I?m so tired of seeing pictures of emaciated looking, ultra-thin
models and actresses. I?m equally weary of hearing about how this
image ?should change? and it never does.
I?m so tired of seeing pictures of emaciated looking, ultra-thin models and actresses. I?m equally weary of hearing about how this image ?should change? and it never does. The recent Dove commercials broke the stereotype for a while and had some real looking and very beautiful ladies representing their product but it appears to be short lived. I applaud Queen Latifah and her cosmetic ad?s but I fear it won?t last.
I?m also very pleased that the models in Madrid now have to meet a minimum weight standard. Those are all steps in the right direction. Real looking people should be able to sell a product or reinforce a comfortable body image without being criticized. I?m certain that that there are more of us out there that relate to the ?Dove ladies? body image than that of Nicole Richie, Calista Flockhart or Kate Moss who reportedly have drug addiction issues, eating disorders or both.
People today are so consumed with body image. Our society is so wrapped up in looking ?perfect? that we start conditioning our little girls at a very young age to be discontent with their bodies. That message may start with something as simple a cartoon character, but we all know that it evolves into a more blatant in-your-face message plastered everywhere we look.
I noticed that a new release of the Little Mermaid is due on the shelves soon. It?s newly, digitally enhanced and probably has ?never before scenes? available. But I?m not going to buy it because the underlying message of this movie is still the same. If you take away the angelic voices, pretty scenery and catchy songs what you are left with is the story of a spoiled little girl who defies her father and almost gets him killed. She runs (swims) away from home because she would rather be a different species entirely than love herself as she is. She nearly kills herself, hurts the people she loves and those who love her, all to change her body so a man will want her. Then after all of the trouble she caused, she is rewarded in the end with her ?prince? and a new body. This is not a message I want to send to little girls.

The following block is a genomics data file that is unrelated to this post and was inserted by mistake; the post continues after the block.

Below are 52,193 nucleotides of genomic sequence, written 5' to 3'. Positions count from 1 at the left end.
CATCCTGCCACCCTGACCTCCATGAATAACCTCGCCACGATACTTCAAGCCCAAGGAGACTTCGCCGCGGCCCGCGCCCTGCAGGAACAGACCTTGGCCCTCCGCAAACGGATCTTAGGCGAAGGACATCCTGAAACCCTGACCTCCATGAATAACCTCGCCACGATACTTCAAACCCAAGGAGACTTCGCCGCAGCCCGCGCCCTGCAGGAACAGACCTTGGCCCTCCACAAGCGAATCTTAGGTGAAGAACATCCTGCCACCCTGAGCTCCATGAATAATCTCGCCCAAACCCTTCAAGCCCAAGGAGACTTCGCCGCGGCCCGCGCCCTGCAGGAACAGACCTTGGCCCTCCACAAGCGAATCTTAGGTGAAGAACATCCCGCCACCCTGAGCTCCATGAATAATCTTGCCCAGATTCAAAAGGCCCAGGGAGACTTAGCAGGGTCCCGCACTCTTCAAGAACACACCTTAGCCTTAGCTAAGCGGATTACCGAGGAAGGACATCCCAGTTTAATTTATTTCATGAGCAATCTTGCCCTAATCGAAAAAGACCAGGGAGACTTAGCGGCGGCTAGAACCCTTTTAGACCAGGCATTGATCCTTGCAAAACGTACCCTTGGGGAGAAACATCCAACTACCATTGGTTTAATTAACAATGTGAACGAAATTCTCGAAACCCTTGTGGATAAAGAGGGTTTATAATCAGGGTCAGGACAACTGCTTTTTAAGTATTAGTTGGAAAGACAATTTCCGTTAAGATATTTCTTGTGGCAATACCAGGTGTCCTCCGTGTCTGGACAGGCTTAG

Now, I don?t believe a 6-year-old will watch and dissect this as I did. Nor do I predict that she would view it
and promptly run away from home or purge her lunch to lose weight. But I do believe that there is a message being sent to be thin and pretty, always equating the two to be synonymous.
I wouldn?t be picking on the Little Mermaid if she had been a grown woman and the story was more geared to overcoming adversity and achieving personal enrichment because it would be a much better lesson. But the fact is that she?s portrayed in a children?s movie as a little princess with every luxury and comfort her world had to offer her and yet she hated herself enough to want to look like something else.
I?m not trying to convince anyone not to let their kids watch the Little Mermaid. My point is that even in a children?s cartoon our culture shoves idealistic images at us of who we should be and how we should look. In between the TV shows starring bony actresses we can watch Kirstie Alley pushing a diet plan and bragging about her weight loss (so she can work again).
On some shows actresses start out ?normal? looking and end up stick skinny. Jill on ?Tool Time? and Deborah on ?Everybody Loves Raymond? both started out looking like the average person and ended their shows with an ultra thin and sickly physique. This is the same for the cast of ladies on ?Friends.? No one should have that many facial bones protruding.
The scary thing is how they achieved this low weight and how unhealthy it is. I honestly don?t know what to do about it. I could suggest that we all stop buying magazines that feature ?heroin sheik? models, but we?ll keep buying them anyway and it wouldn?t change anything. We?ll keep watching TV and going to the movies.
All I can do is hope that I?m saying enough of the right things to my daughters to prevent them from searching for their beauty in the toilet bowl rather than the mirror.